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Review: Danial Nord's desiccated humanoids are grim meditations on our digitally tethered experience

Review: Danial Nord's desiccated humanoids are grim meditations on our digitally tethered experience
Danial Nord, "Cloud Nine," 2018, mixed media (Torrance Art Museum)

Six desiccated humanoids hover suspended in darkened space, heads bowed and staring blankly into handheld smartphones, in a grim but captivating installation by sculptor Danial Nord.

The innards of both body and phone blink with a purplish-blue light, while a low, rumbling noise surges in the room. The growl is punctuated by an occasional nursery school song tapped out on what sounds like a xylophone, “Twilight Zone”-style.

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The figures in “Cloud Nine,” Nord’s solo exhibition at the Torrance Art Museum, describe archetypes – businessman, mom, alien, soldier, angel, illegal immigrant. They were fabricated from sand-cast sheets of clear polycarbonate. Silica is a compound in sand, and it contains the material integral to current computer processors. Humanoid and electronic device are composed of the same stuff.

Danial Nord, "Cloud Nine (detail)," 2018, mixed media
Danial Nord, "Cloud Nine (detail)," 2018, mixed media (Christopher Knight / Los Angeles Times)
Danial Nord, "Clud Nine (detail)," 2018, mixed media
Danial Nord, "Clud Nine (detail)," 2018, mixed media (Christopher Knight / Los Angeles Times)

Embedded within them are bits of barbed wire, driftwood, plastic bottles and other crumpled flotsam that Nord gathered washed up along the Southern California shoreline — perhaps at Silicon Beach, home to L.A.’s tech industry. The ensemble recalls those freaky prehistoric fish that crawled out of the sea 400 million years ago, beginning the evolutionary chain that brought us here. What looks like the end, given all the decay and dilapidation, might be just the beginning.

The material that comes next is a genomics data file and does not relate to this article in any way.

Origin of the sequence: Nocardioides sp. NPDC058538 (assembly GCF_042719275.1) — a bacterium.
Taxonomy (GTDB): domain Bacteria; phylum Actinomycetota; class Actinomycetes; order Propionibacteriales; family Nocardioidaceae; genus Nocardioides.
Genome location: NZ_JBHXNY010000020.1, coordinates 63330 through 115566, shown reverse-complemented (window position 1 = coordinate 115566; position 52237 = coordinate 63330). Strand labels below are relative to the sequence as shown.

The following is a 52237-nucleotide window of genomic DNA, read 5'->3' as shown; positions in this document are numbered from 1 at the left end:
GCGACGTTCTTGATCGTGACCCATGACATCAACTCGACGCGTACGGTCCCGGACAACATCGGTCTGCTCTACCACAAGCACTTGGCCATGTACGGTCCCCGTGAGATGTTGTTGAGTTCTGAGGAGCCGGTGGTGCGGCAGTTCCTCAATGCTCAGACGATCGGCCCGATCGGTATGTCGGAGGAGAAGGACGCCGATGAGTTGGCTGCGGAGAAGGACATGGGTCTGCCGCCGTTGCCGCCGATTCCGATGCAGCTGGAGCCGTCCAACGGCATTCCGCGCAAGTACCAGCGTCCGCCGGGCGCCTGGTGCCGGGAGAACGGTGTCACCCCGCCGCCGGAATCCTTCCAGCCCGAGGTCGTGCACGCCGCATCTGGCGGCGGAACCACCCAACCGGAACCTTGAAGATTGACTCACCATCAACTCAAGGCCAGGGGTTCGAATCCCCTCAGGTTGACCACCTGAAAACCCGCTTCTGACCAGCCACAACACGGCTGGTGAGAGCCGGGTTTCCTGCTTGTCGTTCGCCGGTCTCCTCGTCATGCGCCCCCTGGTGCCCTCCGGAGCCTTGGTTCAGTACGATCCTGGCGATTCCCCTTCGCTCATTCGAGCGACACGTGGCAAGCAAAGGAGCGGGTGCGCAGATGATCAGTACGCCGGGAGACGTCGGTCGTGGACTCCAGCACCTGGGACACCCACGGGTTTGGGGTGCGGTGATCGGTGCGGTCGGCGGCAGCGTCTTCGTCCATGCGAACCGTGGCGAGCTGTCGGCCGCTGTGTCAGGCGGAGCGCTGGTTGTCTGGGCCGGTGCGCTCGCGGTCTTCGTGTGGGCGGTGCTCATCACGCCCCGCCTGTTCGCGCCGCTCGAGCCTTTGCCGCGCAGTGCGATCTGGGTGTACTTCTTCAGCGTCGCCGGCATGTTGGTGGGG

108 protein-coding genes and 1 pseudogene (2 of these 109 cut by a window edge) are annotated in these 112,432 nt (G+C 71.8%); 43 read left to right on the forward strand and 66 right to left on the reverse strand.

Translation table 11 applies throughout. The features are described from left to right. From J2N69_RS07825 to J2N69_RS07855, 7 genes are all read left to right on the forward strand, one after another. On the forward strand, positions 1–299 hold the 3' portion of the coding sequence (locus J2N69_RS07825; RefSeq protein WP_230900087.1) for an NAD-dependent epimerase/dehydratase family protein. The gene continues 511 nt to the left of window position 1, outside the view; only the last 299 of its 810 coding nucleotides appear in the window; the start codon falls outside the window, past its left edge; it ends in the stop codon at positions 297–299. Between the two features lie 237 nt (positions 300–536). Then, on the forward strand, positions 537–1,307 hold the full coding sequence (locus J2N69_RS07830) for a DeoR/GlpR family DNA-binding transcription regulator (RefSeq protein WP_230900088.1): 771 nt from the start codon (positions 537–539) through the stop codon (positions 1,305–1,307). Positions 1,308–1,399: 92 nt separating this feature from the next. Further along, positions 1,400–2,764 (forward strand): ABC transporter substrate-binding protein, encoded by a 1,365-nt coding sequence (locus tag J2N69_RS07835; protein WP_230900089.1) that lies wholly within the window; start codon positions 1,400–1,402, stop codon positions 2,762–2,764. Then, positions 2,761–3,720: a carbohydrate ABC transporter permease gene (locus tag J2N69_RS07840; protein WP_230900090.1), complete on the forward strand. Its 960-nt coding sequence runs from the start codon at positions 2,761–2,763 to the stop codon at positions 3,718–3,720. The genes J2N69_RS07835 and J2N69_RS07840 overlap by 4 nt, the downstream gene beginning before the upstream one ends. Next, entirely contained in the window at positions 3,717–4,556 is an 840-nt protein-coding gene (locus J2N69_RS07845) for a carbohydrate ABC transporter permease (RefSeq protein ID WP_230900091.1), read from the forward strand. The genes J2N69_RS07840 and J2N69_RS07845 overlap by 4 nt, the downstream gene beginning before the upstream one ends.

Nord has wired his sculptures, which hang limply from the ceiling, with a video feed reprocessed from social and mass media. The digital umbilical cord transforms the data into bilious color, which resonates most gloomily with the apparent corpse of an infant laid at the mother’s hobbled feet.

Gnawing ambiguity is what makes Nord’s spectacle work. Whether the growling nausea produced by the transmission is traveling from the media device to the body or the other way around is impossible to see. Either way, the humanoids are the agents of their own ruin. The installation’s topicality is hard to miss.

Torrance Art Museum, 3320 Civic Center Drive, (310) 618-6388, through Nov. 10. Closed Sunday and Monday. torranceartmuseum.com

Twitter: @KnightLAT

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